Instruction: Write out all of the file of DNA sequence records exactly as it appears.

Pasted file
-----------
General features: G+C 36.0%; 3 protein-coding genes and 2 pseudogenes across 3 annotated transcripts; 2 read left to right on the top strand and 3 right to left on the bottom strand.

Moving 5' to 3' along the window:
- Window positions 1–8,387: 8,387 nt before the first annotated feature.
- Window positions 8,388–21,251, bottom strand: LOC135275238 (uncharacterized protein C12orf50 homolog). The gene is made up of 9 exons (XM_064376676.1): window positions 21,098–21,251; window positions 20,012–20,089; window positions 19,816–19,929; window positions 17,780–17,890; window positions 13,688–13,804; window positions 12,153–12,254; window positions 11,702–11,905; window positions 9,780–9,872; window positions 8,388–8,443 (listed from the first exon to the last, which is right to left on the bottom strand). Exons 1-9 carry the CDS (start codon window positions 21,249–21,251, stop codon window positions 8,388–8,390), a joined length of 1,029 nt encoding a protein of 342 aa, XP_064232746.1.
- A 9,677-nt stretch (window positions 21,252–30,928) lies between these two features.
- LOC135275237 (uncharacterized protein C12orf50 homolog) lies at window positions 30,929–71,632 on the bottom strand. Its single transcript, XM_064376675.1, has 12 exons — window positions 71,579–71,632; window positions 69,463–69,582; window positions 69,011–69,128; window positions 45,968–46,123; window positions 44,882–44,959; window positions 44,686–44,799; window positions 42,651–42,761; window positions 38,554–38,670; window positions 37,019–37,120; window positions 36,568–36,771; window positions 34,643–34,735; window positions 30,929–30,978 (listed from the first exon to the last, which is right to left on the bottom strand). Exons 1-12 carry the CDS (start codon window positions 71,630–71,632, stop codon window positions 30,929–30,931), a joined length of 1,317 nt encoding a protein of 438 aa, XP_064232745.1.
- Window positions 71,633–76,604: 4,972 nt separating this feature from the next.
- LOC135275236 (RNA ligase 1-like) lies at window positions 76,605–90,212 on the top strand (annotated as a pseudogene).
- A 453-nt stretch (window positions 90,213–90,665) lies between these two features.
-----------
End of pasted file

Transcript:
General features: G+C 36.0%; 3 protein-coding genes and 2 pseudogenes across 3 annotated transcripts; 2 read left to right on the top strand and 3 right to left on the bottom strand.

Moving 5' to 3' along the window:
- Window positions 1–8,387: 8,387 nt before the first annotated feature.
- Window positions 8,388–21,251, bottom strand: LOC135275238 (uncharacterized protein C12orf50 homolog). The gene is made up of 9 exons (XM_064376676.1): window positions 21,098–21,251; window positions 20,012–20,089; window positions 19,816–19,929; window positions 17,780–17,890; window positions 13,688–13,804; window positions 12,153–12,254; window positions 11,702–11,905; window positions 9,780–9,872; window positions 8,388–8,443 (listed from the first exon to the last, which is right to left on the bottom strand). Exons 1-9 carry the CDS (start codon window positions 21,249–21,251, stop codon window positions 8,388–8,390), a joined length of 1,029 nt encoding a protein of 342 aa, XP_064232746.1.
- A 9,677-nt stretch (window positions 21,252–30,928) lies between these two features.
- LOC135275237 (uncharacterized protein C12orf50 homolog) lies at window positions 30,929–71,632 on the bottom strand. Its single transcript, XM_064376675.1, has 12 exons — window positions 71,579–71,632; window positions 69,463–69,582; window positions 69,011–69,128; window positions 45,968–46,123; window positions 44,882–44,959; window positions 44,686–44,799; window positions 42,651–42,761; window positions 38,554–38,670; window positions 37,019–37,120; window positions 36,568–36,771; window positions 34,643–34,735; window positions 30,929–30,978 (listed from the first exon to the last, which is right to left on the bottom strand). Exons 1-12 carry the CDS (start codon window positions 71,630–71,632, stop codon window positions 30,929–30,931), a joined length of 1,317 nt encoding a protein of 438 aa, XP_064232745.1.
- Window positions 71,633–76,604: 4,972 nt separating this feature from the next.
- LOC135275236 (RNA ligase 1-like) lies at window positions 76,605–90,212 on the top strand (annotated as a pseudogene).
- A 453-nt stretch (window positions 90,213–90,665) lies between these two features.